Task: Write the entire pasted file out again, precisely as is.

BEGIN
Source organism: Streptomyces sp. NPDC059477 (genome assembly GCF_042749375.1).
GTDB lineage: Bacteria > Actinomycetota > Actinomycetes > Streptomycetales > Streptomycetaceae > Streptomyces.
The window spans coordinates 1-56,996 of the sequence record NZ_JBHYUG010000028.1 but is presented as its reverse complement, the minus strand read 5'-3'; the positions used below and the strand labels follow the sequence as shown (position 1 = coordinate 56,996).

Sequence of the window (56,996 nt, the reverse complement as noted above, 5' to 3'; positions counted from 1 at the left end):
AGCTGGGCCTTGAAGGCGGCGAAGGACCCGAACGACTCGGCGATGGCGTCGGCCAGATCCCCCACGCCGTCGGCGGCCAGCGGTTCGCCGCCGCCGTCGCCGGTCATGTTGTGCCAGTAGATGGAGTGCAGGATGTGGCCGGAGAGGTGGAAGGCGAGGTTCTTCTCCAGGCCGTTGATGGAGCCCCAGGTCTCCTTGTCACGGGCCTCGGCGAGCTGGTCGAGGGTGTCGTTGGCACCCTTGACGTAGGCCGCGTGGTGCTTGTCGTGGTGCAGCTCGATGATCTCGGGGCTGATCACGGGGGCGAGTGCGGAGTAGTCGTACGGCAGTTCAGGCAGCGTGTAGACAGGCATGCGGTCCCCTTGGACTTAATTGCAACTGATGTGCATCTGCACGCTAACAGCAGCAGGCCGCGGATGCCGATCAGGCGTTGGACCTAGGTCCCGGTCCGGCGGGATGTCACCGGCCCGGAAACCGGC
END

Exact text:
Source organism: Streptomyces sp. NPDC059477 (genome assembly GCF_042749375.1).
GTDB lineage: Bacteria > Actinomycetota > Actinomycetes > Streptomycetales > Streptomycetaceae > Streptomyces.
The window spans coordinates 1-56,996 of the sequence record NZ_JBHYUG010000028.1 but is presented as its reverse complement, the minus strand read 5'-3'; the positions used below and the strand labels follow the sequence as shown (position 1 = coordinate 56,996).

Sequence of the window (56,996 nt, the reverse complement as noted above, 5' to 3'; positions counted from 1 at the left end):
AGCTGGGCCTTGAAGGCGGCGAAGGACCCGAACGACTCGGCGATGGCGTCGGCCAGATCCCCCACGCCGTCGGCGGCCAGCGGTTCGCCGCCGCCGTCGCCGGTCATGTTGTGCCAGTAGATGGAGTGCAGGATGTGGCCGGAGAGGTGGAAGGCGAGGTTCTTCTCCAGGCCGTTGATGGAGCCCCAGGTCTCCTTGTCACGGGCCTCGGCGAGCTGGTCGAGGGTGTCGTTGGCACCCTTGACGTAGGCCGCGTGGTGCTTGTCGTGGTGCAGCTCGATGATCTCGGGGCTGATCACGGGGGCGAGTGCGGAGTAGTCGTACGGCAGTTCAGGCAGCGTGTAGACAGGCATGCGGTCCCCTTGGACTTAATTGCAACTGATGTGCATCTGCACGCTAACAGCAGCAGGCCGCGGATGCCGATCAGGCGTTGGACCTAGGTCCCGGTCCGGCGGGATGTCACCGGCCCGGAAACCGGC